This past week, I was invited to speak at the Crows Nest Officer's Club about an interesting vessel with a checkered past. For 55 years, the SS Thetis sailed from the North Atlantic to the shores of Hawai'i, and North again to Alaska before ending up back off the shores of Newfoundland for the rest of her career. She had an incredible career, so read on to learn more!Read More
So, anyone who knows me will know that up until recently (as in, within the last oh, 5 years or so) I had a really severe fear of shipwrecks. Yep, the girl who had been studying ships since she could read, was terrified to dive/swim/be physically anywhere near them.It was a bit of an impediment when it came to my preferred area of study, so I decided to do something about it. In the summer of 2010 I went and visited my first shipwreck, the SS Ethie. From there, I made efforts to actually go out on the water and not get nervous. Then a couple of summers ago, I ventured out to Conception Harbour and stood within touching distance of the SS Charcot. Since then (and especially since I started this blog) I can honestly say my phobia is pretty much a non-issue.Read More
To those of you who read these every week, you know it's no secret that I enjoy writing about warships. This week - actually, today - marks the 100th anniversary of the sinking of a British warship off the Irish coast. This ship took with her all hands, including 25 members of the Newfoundland Royal Naval Reserve. One of the largest loss of Newfoundland lives at sea during the First World War, this week we're looking at the story of the HMS Viknor.Read More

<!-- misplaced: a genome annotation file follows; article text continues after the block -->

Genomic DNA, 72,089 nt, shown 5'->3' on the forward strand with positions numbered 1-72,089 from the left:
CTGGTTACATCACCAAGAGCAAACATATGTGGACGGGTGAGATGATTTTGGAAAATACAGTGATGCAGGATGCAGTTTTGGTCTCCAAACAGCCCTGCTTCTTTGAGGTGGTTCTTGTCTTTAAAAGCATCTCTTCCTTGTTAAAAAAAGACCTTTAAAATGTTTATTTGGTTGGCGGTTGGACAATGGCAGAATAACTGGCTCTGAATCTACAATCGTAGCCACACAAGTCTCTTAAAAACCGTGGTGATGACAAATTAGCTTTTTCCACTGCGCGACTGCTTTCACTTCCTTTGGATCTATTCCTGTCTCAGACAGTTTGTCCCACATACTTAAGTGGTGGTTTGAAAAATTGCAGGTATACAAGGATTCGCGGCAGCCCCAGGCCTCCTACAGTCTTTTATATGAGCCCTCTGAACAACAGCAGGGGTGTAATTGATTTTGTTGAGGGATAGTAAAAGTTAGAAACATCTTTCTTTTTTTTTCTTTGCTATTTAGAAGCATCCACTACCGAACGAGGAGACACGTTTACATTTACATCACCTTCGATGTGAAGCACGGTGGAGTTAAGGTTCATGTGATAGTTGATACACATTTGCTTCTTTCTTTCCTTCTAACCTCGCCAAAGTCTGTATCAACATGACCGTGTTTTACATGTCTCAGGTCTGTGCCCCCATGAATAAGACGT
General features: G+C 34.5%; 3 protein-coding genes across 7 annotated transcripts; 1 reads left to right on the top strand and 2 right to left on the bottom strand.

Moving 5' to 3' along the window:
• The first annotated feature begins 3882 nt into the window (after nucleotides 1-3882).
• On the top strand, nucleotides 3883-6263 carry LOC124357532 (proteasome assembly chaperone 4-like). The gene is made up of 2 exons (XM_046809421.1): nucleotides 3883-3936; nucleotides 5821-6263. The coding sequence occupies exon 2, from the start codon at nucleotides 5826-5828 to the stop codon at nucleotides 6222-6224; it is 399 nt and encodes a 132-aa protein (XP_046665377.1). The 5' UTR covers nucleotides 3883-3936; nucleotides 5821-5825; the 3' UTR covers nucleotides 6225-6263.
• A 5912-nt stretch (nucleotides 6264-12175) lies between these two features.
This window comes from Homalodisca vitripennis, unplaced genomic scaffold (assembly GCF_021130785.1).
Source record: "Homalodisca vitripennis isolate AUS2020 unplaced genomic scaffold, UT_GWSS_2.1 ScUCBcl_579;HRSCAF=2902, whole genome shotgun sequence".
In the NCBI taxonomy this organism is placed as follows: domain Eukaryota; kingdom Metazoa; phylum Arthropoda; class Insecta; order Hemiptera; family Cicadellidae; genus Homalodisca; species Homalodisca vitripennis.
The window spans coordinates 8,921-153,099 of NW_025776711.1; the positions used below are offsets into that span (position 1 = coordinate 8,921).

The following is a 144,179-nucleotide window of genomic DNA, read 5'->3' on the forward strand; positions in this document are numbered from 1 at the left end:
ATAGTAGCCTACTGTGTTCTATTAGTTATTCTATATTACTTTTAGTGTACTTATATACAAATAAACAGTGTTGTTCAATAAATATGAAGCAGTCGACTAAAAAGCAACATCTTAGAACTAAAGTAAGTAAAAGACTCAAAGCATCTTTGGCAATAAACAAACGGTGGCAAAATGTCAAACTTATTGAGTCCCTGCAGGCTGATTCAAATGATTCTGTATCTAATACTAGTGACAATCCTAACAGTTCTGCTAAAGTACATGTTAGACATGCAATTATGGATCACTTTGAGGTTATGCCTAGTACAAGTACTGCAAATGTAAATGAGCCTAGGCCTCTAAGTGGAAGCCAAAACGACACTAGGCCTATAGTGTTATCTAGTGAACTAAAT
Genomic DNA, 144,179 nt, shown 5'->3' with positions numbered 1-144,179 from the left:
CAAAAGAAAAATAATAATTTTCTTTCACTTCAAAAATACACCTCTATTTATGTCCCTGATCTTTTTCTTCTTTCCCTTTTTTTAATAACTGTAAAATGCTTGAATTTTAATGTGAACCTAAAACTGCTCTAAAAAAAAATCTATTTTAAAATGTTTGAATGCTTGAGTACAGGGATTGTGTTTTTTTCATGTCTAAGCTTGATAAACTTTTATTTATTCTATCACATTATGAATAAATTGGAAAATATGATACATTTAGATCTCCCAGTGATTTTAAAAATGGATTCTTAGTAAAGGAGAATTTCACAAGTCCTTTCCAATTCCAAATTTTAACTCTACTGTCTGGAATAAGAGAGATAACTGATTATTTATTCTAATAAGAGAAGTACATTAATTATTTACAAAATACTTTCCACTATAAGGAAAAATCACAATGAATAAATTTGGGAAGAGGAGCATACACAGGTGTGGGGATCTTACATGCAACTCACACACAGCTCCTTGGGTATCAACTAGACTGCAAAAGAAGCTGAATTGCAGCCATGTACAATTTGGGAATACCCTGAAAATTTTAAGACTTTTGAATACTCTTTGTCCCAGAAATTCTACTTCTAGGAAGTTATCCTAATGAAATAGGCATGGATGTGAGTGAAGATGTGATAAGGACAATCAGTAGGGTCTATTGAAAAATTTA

After covering an Eastern Newfoundland wreck last week, I decided to go right across to the West Coast for this week. The SS Ethie was a ship of the Alphabet Fleet, a series of vessels that were commissioned by the Reid Newfoundland Company. The vessels were named after Scottish places that ended in 'E', and each was christened with the next consecutive name in the alphabet.Read More
The SS Charcot was a whaling vessel owned by the Hawke Whaling Co. She and her four sister ships, the SS Southern Foam, the SS Sposa, the SS Stoika, and the SS Sukha, sank in this area in the 1960s. The Southern Foam and Sukha were deliberately scuttled by their owner. The Charcot was destined for the same fate, but bad weather pulled her from her moorings and drove her onto the shore. For years some locals discussed pulling her out and sinking her entirely, but for now she and her sister ships are being marketed as underwater tourism attractions.Read More
I've been interested in ships and shipwrecks since I was a kid. I distinctly remember learning the story of the RMS Titanic when I was four years old, and then driving my grandfather crazy while belting out the song "They Built the Ship Titanic" over and over again for hours. She was the first ship I fell in love with, and I was hooked.
As I got older, my interests diversified (as they do). Even though there would be years where my books on Titanic and other ships like her stayed on the shelves as I read about Anthropology or learned French and Japanese, I always came back to them. When I finished my post-grad and had to pick where my internship was going to be, it only seemed fitting that I pick somewhere on the coast.
The minute I landed in St. John's and stood at the side of the harbour, I was taken in by the diversity of the ships there. I had just watched an episode of Mighty Ships and had seen the special on the CCGS Terry Fox, and suddenly there she was, 10ft from me. Ever since then, I've sought out information on every "pretty boat" that has come in through the Narrows.
I created this blog to share my love of ships, both past and present. The format is going to be as follows: Mondays will be "On the Waves", featuring a ship or shipwreck from the past. Fridays are "This Week in the Harbour", which will feature a select few of the ships that have come into the harbour and talk about their functions.
I hope you all enjoy!